We need healthy city instead of Smart City: Yadwadkar

ST Correspondent
Thursday, 7 June 2018

Pune: City’s environment experts highlighted the issues of water conservation, town planning and development and the correlation between climate change and environmental damage in Pune during a panel discussion organised by Pune International Centre (PIC) on the occasion of ‘World Environment Day’. 

Pune: City’s environment experts highlighted the issues of water conservation, town planning and development and the correlation between climate change and environmental damage in Pune during a panel discussion organised by Pune International Centre (PIC) on the occasion of ‘World Environment Day’. 

“Punekars have always tried to support environmental conservation. But in addition to carrying out eco-friendly activities, it is in our own hands to stop things that are harmful to the environment. We need a healthy city instead of a Smart City,” said Sarang Yadwadkar, an architect and environmental activist who leads the struggle against encroachment on the Mula-Mutha riverbeds. 

The panel consisted of Dr Neha Bhadbhade, PhD in biosystems and agricultural engineering, Saili Palande-Datar, an archaeologist, ecologist, organic farmer and conservationist, Sarang Yadwadkar, environmental activist and architect, and Ketaki Ghate, Founder, Oikos for Ecological Services.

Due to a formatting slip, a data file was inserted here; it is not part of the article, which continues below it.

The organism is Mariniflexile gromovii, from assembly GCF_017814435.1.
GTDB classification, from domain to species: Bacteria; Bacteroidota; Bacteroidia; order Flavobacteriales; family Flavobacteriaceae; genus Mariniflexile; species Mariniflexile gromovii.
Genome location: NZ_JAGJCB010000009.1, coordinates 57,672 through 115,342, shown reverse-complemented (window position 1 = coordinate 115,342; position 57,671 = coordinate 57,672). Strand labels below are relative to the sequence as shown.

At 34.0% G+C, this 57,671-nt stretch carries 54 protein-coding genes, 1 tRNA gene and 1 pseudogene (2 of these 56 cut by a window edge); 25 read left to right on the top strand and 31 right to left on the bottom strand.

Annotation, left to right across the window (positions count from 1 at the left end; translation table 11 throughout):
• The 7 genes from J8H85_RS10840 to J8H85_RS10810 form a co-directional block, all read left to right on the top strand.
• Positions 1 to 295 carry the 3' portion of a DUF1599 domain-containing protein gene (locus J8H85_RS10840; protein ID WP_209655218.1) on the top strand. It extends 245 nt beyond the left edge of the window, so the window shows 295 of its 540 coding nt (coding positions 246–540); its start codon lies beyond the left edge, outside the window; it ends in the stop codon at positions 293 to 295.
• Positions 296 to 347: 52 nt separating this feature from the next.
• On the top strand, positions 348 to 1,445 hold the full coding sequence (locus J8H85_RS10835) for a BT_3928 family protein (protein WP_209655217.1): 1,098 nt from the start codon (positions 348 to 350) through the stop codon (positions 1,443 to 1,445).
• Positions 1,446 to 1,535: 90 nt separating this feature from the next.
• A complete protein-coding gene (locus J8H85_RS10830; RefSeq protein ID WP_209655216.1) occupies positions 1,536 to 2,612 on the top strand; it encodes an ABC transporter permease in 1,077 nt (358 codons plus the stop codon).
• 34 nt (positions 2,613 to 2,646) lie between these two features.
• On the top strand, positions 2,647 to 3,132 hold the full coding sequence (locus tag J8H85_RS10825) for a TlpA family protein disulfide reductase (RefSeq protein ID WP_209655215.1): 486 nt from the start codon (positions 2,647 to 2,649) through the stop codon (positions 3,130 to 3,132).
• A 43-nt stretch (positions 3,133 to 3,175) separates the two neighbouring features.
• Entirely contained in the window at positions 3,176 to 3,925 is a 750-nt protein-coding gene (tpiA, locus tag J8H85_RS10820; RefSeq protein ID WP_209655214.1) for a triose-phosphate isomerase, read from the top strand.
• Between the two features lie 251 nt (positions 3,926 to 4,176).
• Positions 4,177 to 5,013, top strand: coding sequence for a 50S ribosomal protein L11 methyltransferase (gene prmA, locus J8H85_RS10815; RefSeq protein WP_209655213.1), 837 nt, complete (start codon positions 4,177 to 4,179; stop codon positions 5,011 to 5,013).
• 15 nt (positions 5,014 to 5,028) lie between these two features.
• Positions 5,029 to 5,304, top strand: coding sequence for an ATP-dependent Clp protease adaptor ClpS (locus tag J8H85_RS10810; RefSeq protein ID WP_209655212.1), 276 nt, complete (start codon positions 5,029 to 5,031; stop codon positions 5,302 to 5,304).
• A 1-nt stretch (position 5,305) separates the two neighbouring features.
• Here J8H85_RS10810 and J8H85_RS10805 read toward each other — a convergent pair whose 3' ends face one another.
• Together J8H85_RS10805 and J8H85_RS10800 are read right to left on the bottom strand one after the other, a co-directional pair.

Together, the panelists highlighted issues in and around Pune. Neha Bhadbhade brought groundwater into focus. “On most roads and in parking spaces, pavement blocks are installed because of which rainwater cannot seep into the soil. In Pune, groundwater recharge can be done easily in many areas such as Bibvewadi, which is important for raising groundwater levels. These areas should be focused upon.” 

She added that one must consciously keep track of one’s water footprint and improve one’s water use efficiency.  “If we know the production process of each thing we use, we can make informed choices about what to consume. This is one of the best ways we can contribute at an individual level for a sustainable environment,” said Ghate. She said the change needs to come in thinking and from within.  Palande-Datar said, “As an organic farmer, I suggest we start growing food ourselves. Growing small amounts of food can have many benefits; it provides nutrition, appeals to our aesthetic sense and contributes to reviving local biodiversity. These are great benefits and if done collectively, can help the city in a big way.”

Related News